Day one of Major League Baseball’s 113th annual winter meetings went to the Chicago White Sox. They were the big winners coming up with a big trade with the Oakland A’s for right-handed starter Jeff Samardzija as well as signing another right hander, David Robertson, to the largest contract ever given to a relief pitcher.
It appears as though general manager Billy Beane and the Oakland Athletics could be seen as the losers of day one and maybe they were. They traded a legitimate 30-plus home run, left handed, power hitter in Brandon Moss to the Cleveland Indians straight up for a minor leaguer.
They then traded one of the league’s premier right-handers Jeff Samardzija, as well as pitcher Michael Ynoa to the Chicago White Sox for RHP Chris Bassitt, infielder Marcus Semien, catcher Josh Phegley and first baseman Rangel Ravelo according to MLB. com and Susan Slusser at the San Francisco Chronicle.
A third player also likely to be in that deal for Samardzija, source tells the Chronicle. So Bassitt, Semien, third player to #Athletics.
— Susan Slusser (@susanslusser) December 9, 2014
The A’s say they aren’t having a fire sale and they are not rebuilding but they have to say that don’t they? Their few tenured players don’t want to hear that.
More than a few teams are going “all-in” to win. They’re all acquiring high-priced talent. From the Boston Red Sox and Toronto Blue Jays in the A.L. East, to the White Sox in the A.L. Central and the A.L. West is just unbelievably competitive.
Even if the A’s had left their 2014 team completely in place, even with Jon Lester, there is a good chance they could miss the playoffs. The A’s only made the playoffs by a single game. Besides the American League teams already mentioned, the Seattle Mariners have improved with the growth of Kyle Seager & addition of Nelson Cruz to their lineup.
The Los Angeles Angels, who led the A’s in the A.L. West by 11 games at the end of the season, are staying put. The Rangers whose season last year had to be an anomaly, simply because no team gets that many injuries in a year, will likely be coming back strong in 2015.
There are five playoff spots per league so when you add in the Red Sox, White Sox, Blue Jays, Baltimore Orioles, Kansas City Royals and even the Detroit Tigers or the Tampa Bay Rays into the mix with the A.L. West, it makes for a lot of teams who have a legitimate chance to take the two Wild Card spots.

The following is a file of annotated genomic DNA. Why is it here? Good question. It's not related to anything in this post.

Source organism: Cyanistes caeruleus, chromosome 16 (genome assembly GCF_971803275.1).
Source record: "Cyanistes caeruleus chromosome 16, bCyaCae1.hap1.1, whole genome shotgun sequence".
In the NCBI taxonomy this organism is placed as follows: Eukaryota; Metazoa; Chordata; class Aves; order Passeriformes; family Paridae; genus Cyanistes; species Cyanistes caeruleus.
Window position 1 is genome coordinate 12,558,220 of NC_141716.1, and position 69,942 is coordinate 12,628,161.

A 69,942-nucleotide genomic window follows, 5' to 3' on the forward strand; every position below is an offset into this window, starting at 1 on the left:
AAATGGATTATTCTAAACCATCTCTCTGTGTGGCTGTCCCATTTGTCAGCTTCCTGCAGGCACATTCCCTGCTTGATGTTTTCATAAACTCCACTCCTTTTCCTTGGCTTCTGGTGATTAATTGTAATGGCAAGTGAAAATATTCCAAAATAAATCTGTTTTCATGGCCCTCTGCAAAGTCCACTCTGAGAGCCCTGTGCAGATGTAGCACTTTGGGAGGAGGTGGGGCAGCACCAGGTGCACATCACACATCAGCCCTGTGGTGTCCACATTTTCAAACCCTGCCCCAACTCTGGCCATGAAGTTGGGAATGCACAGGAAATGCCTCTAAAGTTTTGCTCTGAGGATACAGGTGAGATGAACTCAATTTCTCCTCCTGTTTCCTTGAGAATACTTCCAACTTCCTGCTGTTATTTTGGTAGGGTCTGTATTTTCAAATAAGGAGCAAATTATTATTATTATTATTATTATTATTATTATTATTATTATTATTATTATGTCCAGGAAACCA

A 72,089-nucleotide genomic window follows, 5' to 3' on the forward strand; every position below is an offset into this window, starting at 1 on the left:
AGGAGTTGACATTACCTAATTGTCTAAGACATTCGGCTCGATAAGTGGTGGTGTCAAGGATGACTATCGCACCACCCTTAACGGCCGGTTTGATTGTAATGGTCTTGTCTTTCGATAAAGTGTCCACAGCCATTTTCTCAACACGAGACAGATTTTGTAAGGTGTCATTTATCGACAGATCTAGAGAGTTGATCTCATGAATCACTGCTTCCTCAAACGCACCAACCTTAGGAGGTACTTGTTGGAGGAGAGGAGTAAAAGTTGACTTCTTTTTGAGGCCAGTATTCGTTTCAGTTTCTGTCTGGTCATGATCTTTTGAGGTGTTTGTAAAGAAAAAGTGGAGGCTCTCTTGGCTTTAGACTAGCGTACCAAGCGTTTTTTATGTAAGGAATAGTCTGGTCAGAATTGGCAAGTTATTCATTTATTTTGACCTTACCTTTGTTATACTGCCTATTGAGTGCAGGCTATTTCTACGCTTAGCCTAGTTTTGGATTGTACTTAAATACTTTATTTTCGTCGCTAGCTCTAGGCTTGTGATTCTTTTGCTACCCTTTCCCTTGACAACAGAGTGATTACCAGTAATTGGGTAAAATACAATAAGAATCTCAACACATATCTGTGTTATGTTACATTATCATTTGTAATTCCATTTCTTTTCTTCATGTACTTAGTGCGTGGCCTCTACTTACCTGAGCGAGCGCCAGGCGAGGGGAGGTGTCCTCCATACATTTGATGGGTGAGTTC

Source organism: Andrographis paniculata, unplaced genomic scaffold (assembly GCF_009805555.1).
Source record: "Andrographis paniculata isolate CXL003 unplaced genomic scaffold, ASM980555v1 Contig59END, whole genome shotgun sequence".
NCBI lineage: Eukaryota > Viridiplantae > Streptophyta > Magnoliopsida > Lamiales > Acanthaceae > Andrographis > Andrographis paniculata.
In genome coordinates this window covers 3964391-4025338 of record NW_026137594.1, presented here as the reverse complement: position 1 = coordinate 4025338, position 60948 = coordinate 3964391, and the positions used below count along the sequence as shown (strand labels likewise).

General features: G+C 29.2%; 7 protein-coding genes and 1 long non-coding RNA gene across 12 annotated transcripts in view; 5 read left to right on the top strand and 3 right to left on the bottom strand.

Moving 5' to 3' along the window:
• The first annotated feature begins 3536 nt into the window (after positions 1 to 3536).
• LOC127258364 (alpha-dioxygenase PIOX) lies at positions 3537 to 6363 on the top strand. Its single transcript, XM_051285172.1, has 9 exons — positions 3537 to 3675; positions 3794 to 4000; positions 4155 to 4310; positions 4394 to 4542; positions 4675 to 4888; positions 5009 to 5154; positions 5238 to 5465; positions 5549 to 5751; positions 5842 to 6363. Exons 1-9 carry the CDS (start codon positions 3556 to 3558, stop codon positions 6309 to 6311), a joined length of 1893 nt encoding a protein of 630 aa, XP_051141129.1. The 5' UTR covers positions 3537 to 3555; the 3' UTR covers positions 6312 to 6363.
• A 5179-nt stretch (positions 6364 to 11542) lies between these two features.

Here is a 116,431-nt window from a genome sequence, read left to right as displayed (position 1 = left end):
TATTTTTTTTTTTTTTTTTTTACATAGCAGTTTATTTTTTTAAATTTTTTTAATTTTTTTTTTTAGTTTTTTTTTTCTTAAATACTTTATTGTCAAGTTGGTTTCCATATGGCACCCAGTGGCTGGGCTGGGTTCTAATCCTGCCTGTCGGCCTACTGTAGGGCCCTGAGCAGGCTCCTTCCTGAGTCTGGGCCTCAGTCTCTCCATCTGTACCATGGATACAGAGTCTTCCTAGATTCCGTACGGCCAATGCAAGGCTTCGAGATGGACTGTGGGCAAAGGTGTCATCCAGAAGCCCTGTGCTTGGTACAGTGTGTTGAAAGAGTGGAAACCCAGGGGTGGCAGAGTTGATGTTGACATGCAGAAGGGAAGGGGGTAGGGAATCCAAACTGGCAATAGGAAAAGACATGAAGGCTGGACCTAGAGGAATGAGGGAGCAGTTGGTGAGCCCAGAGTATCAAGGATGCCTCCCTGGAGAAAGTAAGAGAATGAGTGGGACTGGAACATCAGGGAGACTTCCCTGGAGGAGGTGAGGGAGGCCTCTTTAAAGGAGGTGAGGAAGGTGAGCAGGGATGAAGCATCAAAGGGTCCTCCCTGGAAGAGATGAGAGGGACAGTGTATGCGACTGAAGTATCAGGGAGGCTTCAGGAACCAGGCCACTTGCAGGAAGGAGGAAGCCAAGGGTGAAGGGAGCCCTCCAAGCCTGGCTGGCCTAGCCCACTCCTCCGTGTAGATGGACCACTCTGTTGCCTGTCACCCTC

If Beane had left the team intact, would they have a chance to compete for the Wild Card? Absolutely. However, looking at the A’s playoff record in the past 15 seasons, having gone to the postseason eight times and only gotten past the first round once, you have to at least ask the question, “is it really worth keeping everyone now while all these other teams are so competitive?”
All that money would be spent (and we know the A’s owners aren’t going to give them more, they may have billions but they don’t care about the A’s), just for the possibility of maybe being the Wild Card?
Might it not be better to acquire younger players now, accumulate and develop talent and be ready to compete seriously in a couple years? When the rest of the A.L. West is starting to age and slow down a bit?
It makes a lot of sense to me. With so much parity in the league there are so many teams who feel like they can contend right now, it’s a buyers market out there.
When the league zigs, Billy Beane zags (as one of the analysts put it on MLB Network). So in a market of buyers the A’s have become the only real sellers. Let it be. The trend will reverse at some point and that is when the A’s can strike.
They almost have over the past two or three seasons. It just wasn’t exactly in the cards. Who saw them losing the Wild Card to the Royals with a 7-3 lead and Jon Lester still on the mound mid-game?
On MLB Network, Slusser says that Beane says he is being “proactive” and that could very well be true. It just might work. She likened it to,everyone’s favorite person to hate, partial A’s owner Lew Wolff’s analogy about owning a hotel, that you want to fix the carpet before anyone notices because once someone notices it’s too late.
My comparison to that might be to look at the Philadelphia Phillies and their problem of having too many aging players at once. Yes, they were able to win a World Series in 2008 but they also have more money to work with than Oakland does.
They signed a lot of stars then to long term deals, like Ryan Howard and Jimmy Rollins, guys whose careers are reaching the beginning of the end. Now they’re stuck in the cellar and probably will be for the foreseeable future.
They waited until it was a little bit too late to start revamping their squad and now their only real viable trade chip is left-handed starter Cole Hamels who will no doubt bring in a great return but not a return large enough to fill an entire team.
This is mostly speculation on my part, of course. Beane could be acquiring a bunch of pieces to make a big trade with. It’s a possibility but in my opinion not a probable one.
The A’s and their fans may have to suffer through a couple losing seasons but history tells us that Beane will soon put together a team worthy of the postseason and hopefully the World Series.